Isaac Morton

Please tell us a bit about yourself and your background?

I come from a small town in Norfolk, where Norwich is pretty much London. As much as I love the countryside I knew I wanted to live in a student city, and so I chose Leeds to do my BA History and History and Philosophy of science. At present, I am currently in my final year, looking to stay in Leeds for longer.

What made you want to apply to your BA course and to Leeds?

As someone who loves history, philosophy, and science, this course was obvious to me. It offered greater flexibility than BA History and allowed me to take a range of modules that explored both science and society. I have enjoyed this course, and I am currently writing my dissertation on British Colonial Kenya.

Leeds is a fantastic city with so many great opportunities. When I visited for the first time, it instantly clicked with me: big, but not overwhelming at all. Leeds is incredibly friendly and alive. The University also stood out to me, not just in its ranking but also in its great campus, facilities, and societies. 

What is it that makes you passionate about your area of study?

History has allowed me to genuinely dive into the past and learn so much about culture, politics, and life - expanding my worldview. It's fascinating to trace back contemporary issues to their historical roots and get to know a period so well that you can confidently engage and contribute to wider debates. 

What aspects of the course did you enjoy the most?  

World history, particularly 20th Century colonial history, has been fascinating to explore across several modules. Their recency, and striking relevance to today, stand out with many narratives, concepts, and legacies still dominating public discourse today. Studying Middle Eastern, African, and Caribbean history really demonstrates the breadth of British rule and responsibility.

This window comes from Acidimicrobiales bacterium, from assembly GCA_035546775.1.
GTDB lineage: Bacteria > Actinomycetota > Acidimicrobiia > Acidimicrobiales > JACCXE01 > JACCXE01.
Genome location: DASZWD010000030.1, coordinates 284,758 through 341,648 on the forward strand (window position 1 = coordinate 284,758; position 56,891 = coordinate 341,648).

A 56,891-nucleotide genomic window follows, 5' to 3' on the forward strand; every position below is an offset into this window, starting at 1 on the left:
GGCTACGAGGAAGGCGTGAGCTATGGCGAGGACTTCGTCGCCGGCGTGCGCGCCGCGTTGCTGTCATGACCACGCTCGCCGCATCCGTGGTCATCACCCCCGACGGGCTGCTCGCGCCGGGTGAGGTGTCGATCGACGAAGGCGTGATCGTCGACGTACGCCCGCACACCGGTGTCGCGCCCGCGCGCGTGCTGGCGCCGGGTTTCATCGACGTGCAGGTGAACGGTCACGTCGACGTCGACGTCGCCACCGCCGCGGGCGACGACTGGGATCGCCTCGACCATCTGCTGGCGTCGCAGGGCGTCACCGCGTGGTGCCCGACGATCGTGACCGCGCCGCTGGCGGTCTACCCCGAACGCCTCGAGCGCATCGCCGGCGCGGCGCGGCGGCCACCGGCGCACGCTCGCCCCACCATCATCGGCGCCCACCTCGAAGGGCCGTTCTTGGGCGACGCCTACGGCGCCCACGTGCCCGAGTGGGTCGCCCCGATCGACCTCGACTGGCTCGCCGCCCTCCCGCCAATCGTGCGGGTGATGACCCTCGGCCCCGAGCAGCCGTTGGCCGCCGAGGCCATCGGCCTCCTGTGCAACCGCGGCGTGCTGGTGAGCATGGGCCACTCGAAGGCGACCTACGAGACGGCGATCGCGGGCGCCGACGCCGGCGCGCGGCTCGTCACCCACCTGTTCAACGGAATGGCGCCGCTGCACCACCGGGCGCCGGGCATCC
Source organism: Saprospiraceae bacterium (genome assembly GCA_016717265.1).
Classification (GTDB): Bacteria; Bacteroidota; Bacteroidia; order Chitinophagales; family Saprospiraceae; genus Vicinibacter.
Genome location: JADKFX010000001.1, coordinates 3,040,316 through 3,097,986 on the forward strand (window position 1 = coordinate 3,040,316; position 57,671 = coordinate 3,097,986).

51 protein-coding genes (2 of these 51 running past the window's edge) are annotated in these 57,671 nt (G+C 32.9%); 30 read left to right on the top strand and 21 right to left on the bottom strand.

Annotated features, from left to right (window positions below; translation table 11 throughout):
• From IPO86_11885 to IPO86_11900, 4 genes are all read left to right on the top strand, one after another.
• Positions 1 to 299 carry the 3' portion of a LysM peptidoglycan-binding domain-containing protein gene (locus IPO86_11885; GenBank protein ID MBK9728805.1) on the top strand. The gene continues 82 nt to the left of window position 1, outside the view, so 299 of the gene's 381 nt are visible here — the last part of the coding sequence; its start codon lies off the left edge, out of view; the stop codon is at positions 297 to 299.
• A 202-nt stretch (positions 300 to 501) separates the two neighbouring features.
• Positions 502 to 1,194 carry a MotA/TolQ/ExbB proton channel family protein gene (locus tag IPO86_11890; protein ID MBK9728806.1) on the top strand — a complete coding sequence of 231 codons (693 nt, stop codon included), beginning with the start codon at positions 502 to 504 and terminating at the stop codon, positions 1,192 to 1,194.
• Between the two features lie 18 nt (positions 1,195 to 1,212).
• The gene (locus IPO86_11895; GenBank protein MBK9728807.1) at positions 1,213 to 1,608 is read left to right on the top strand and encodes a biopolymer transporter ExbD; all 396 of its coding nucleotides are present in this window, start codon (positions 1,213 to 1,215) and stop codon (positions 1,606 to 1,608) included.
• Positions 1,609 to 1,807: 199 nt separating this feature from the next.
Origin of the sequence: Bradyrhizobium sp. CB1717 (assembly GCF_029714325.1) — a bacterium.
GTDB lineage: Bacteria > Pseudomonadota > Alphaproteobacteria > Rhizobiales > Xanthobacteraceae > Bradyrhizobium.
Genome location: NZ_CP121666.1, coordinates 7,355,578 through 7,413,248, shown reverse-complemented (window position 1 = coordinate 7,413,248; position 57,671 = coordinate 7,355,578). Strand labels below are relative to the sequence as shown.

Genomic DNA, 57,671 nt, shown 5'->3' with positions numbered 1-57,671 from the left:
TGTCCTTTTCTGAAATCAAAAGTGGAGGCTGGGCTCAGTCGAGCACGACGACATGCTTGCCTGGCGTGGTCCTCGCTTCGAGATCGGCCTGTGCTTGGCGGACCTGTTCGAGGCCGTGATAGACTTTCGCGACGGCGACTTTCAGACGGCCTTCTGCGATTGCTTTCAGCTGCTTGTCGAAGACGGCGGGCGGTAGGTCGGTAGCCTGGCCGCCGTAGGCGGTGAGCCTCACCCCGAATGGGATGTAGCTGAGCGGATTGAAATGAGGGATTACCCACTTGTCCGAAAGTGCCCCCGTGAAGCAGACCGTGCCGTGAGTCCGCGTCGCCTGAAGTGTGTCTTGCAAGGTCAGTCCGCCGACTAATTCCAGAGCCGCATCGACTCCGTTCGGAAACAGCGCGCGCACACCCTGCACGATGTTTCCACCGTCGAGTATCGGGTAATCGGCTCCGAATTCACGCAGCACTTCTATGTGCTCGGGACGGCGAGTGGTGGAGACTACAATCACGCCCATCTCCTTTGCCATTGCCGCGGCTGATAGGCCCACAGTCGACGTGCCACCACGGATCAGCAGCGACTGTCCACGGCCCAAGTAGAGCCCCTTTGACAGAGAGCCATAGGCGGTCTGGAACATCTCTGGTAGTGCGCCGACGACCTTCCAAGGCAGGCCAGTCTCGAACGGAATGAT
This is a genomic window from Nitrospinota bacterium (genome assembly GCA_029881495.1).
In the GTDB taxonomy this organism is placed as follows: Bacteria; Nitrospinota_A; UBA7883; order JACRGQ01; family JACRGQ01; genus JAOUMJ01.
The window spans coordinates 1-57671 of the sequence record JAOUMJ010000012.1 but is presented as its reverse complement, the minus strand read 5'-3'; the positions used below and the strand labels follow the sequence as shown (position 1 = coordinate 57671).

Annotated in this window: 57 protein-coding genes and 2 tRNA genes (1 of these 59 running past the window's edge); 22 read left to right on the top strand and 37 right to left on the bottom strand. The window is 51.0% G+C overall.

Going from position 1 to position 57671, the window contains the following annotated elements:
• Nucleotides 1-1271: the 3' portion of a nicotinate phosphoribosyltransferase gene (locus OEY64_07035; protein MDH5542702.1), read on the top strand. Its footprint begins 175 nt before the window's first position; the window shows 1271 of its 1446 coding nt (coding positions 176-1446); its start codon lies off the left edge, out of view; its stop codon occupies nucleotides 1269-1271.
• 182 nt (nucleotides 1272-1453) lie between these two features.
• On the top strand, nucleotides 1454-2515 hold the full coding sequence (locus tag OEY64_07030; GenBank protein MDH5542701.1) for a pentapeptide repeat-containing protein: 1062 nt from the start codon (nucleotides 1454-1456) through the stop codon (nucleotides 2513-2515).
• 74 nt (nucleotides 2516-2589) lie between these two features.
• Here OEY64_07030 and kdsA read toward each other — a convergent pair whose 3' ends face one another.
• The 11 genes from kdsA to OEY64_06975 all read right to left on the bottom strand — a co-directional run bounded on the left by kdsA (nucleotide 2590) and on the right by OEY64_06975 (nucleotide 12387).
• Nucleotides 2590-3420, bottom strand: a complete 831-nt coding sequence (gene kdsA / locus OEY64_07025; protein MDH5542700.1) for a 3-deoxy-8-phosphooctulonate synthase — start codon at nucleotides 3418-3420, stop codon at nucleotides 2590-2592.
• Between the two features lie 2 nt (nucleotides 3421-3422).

What would you say about the learning facilities in your School and at the University in general?

There are many great libraries to explore with a useful array of books for the course. Right now, I have practically been living in the library for my dissertation and have found the silent study area a welcome contrast to my student house. 

Did you work closely with a particular tutor or member of the University's academic staff? Tell us about that experience. 

Dr Shane Doyle has been my seminar tutor for my final year special subject, Uganda's Kingdoms. As an expert in African history, he has been fantastic in teaching many complex topics and supporting my development in my final year. He is also my dissertation supervisor for Colonial Kenya and is extremely helpful and receptive. 

What other activities are available for students to take part in outside of their studies, and which ones have you tried out yourself?

The societies were one of the biggest appeals of the University of Leeds to me. Being passionate about film, I joined the Leeds Filmmaking society in my first year and collaborated in groups to produce short films, making some great friends along the way. In my second year, I became President and I refreshed the society with new designs and set up workshops to help people learn how to make films. In my final year, I have taken a step back from leadership, joining the Leeds Boxing Society to keep fit and try something new.

What do you plan to do now you've finished your course, and how do you think the skills and knowledge you've developed at Leeds will help with these plans?

Stereotypically as a final year student, I'm at a crossroads. Right now, I am deciding between taking up training to become a Solicitor or pursuing the Filmmaking route further. 

What would you say to anyone thinking of applying to your course?

Go for it. It's pretty specific, but if the sound of it resonates with you, you'll love it! I've found it so enriching and have made some good friends from the course. By the time you get to the third year, you'll stop reciting the full course name to everyone you meet. Instead, you'll be resigned to simply telling people that you study 'history' because it's easier to say. But you'll know it's so much more than that.